The procurement model for the national children's hospital had to align with EU procurement rules and work closely with established government construction contract forms. Following deliberations over several months, which included presentation of the proposed option to the Government construction contracts committee, the strategy group recommended a two-stage tender process for procurement of contractors. This process was and remains the accepted best international practice for procurement of large-scale complex projects such as the children's hospital. Among the clear and defined benefits of the two-stage approach are that it attracted the desired calibre and number of local and international contractors to bid competitively for the project and it enabled tendering to occur prior to the completion of full detailed drawings for phase B, meaning that phase A construction could start two years earlier than if a traditional procurement strategy was deployed, thus allowing the bulk of costs to be secured at 2016 levels, that is, when they were tendered. It also facilitated early involvement by contractors in the design development process, with critical input on buildability, contractor and supply chain integration, risk management and innovation resulting in the completion of a fully integrated design. Critically, prior to commitment of expenditure on the main building works there is now certainty on cost and programme, with client and contractor risks reduced or eliminated. The programme includes delivery of a fully commissioned and quality assured building. The two-stage tender process has and will continue to foster a collaborative culture, eliminating traditional adversarial and opportunistic behaviour.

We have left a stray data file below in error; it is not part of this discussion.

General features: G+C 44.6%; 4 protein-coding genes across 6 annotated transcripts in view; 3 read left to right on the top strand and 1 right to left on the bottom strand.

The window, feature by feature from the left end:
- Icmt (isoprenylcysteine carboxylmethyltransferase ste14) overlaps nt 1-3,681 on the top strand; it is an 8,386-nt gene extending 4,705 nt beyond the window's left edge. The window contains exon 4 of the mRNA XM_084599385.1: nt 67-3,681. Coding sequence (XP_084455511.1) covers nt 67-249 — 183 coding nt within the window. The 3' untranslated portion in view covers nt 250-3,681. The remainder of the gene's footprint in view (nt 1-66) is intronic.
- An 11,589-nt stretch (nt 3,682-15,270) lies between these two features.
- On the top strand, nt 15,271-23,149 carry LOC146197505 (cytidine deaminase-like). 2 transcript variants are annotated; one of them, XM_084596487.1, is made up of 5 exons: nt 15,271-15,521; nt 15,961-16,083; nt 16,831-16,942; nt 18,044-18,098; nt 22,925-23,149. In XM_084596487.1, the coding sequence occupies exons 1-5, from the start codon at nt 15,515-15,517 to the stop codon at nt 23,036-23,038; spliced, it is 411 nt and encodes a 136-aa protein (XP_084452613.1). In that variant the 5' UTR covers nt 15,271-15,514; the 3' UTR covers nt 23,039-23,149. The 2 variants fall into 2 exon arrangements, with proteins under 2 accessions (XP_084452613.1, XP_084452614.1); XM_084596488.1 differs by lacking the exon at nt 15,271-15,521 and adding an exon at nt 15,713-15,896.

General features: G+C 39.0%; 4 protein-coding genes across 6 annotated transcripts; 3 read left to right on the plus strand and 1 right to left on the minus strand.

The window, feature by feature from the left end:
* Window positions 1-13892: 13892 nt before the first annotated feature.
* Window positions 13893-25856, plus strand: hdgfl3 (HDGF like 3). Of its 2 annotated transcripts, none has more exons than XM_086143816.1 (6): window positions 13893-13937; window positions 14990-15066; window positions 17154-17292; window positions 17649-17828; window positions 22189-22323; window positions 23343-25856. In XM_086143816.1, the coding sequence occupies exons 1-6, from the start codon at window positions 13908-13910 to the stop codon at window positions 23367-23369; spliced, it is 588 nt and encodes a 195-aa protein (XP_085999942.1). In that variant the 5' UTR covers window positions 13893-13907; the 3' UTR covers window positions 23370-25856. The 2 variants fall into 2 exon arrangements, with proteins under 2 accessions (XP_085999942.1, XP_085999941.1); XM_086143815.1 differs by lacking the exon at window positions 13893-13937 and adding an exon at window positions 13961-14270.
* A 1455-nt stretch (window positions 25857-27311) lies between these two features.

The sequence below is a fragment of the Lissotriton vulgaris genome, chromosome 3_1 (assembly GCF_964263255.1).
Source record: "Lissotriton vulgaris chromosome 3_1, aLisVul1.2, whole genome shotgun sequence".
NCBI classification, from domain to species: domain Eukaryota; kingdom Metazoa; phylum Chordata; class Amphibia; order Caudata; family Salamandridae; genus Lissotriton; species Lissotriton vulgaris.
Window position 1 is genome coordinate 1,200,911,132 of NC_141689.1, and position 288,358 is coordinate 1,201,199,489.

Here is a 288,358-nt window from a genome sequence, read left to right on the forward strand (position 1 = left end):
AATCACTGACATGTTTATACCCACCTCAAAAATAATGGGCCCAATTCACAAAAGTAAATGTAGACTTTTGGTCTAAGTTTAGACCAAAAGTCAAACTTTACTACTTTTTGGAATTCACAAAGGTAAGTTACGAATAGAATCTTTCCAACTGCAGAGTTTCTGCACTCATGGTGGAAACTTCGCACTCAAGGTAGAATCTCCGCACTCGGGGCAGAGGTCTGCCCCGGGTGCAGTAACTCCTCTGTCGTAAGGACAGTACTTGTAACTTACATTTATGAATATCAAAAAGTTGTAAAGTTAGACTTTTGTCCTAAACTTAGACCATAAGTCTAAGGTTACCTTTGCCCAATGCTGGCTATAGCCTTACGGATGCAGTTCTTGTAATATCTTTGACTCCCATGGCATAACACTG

Stage 1 of the two-stage tender process involved the works being bid on on the basis of a preliminary design and an approximate itemised bill of quantities based on that design. The contractors provided rates for all elements of the works. Stage 2 included the designers and contractors working together to develop the design to completion. The tendered rates were then applied to the final bill of quantities produced by our quantity surveyor. The actual cost is determined by multiplying the final quantities by the tendered rates. Where there is disagreement between our quantity surveyor – Linesight – and the contractors, it is resolved by the independent expert whose decision is binding on both parties. First stage tenders were returned on 21 October 2016. The lowest bid - €637 million - was received from BAM and very competitive. It was €131 million lower than the second place bid. Following a detailed tender assessment, preferred bidders were identified in February 2017. BAM was the main contractor. H. A. O'Neill received the mechanical installation contract; Mercury Engineering received the electrical installation contract, while Schindler was successful regarding the lifts. The final brief and definitive business case were approved by the Government in April 2017, enabling the board to commence phase A of the build, namely, the works below ground, including the basement excavation and construction, while the adjusted contract sum was being determined. The total capital cost identified in the project brief was €983 million. As the tenders returned were substantially above the quantity surveyors' pre-tender estimate, there was pressure for cost reductions. The capital cost - €983 million - included a target amount of €66 million for cost reductions or value engineering. An additional cost - €61 million - was reported, mainly related to fire officer requirements, including sprinklers, and costs associated with programme alignment between the main contractor and specialists. The contract was signed with BAM on 3 August 2017 and work commended on site on 3 October 2017. At that stage we recognised that a major procurement exercise had been completed successfully and that it was a significant milestone for the project. We had begun construction. Let me give more detail on the second stage. At the same time works commenced on site, the contractors began the engagement on the design and development of phase B with the design team. The two-stage procurement process transfers the risk to contractors in regard to cost, quantities, co-ordination issues and project delays, unless caused by client changes or a lack of design information. As the design development progressed from October 2017, the design of earlier packages such as the concrete frame, the steel frame, stone cladding and internal walls was completed and costed and trending within expected costs. This trend changed by mid-2018 as the design of the very complex mechanical and electrical systems – there are 24 in total – was completed and it became clear that there was a very significant gap developing between the estimated quantities at tender stage and the quantities now required to deliver the completed design. With this very significant increase in project scope came the requirement for an extended programme and the costs associated with the programme extension and the additional scope. Working closely with the project team and external advisers, we scrutinised all costs as they became clear, dealing, first, with the increase in the construction cost which ultimately came to €320 million. The process of determining the cost of the various packages was fully interrogated and independent reviews were commissioned, validating the fitness for purpose of the mechanical and electrical design and reviewing the adherence to agreed procedures during stage 2. The contract allows the board, if it sees fit, not to proceed with phase B building works with the main contractor. Therefore, we explored the alternative options for project delivery, including not proceeding if it were deemed to be the correct option. It became clear after this exercise that the option of awarding phase B to BAM would result in the lowest cost and fastest completion by a significant margin. This is covered in slides Nos. 18 and 19 in the pack issued to members. On completion of the various exercises, the board was satisfied that, despite the great disappointment at the outcome, proper procedures were followed throughout the stage 2 process in determining the final contract sum. The correct option to complete the children's hospital was to proceed with phase B.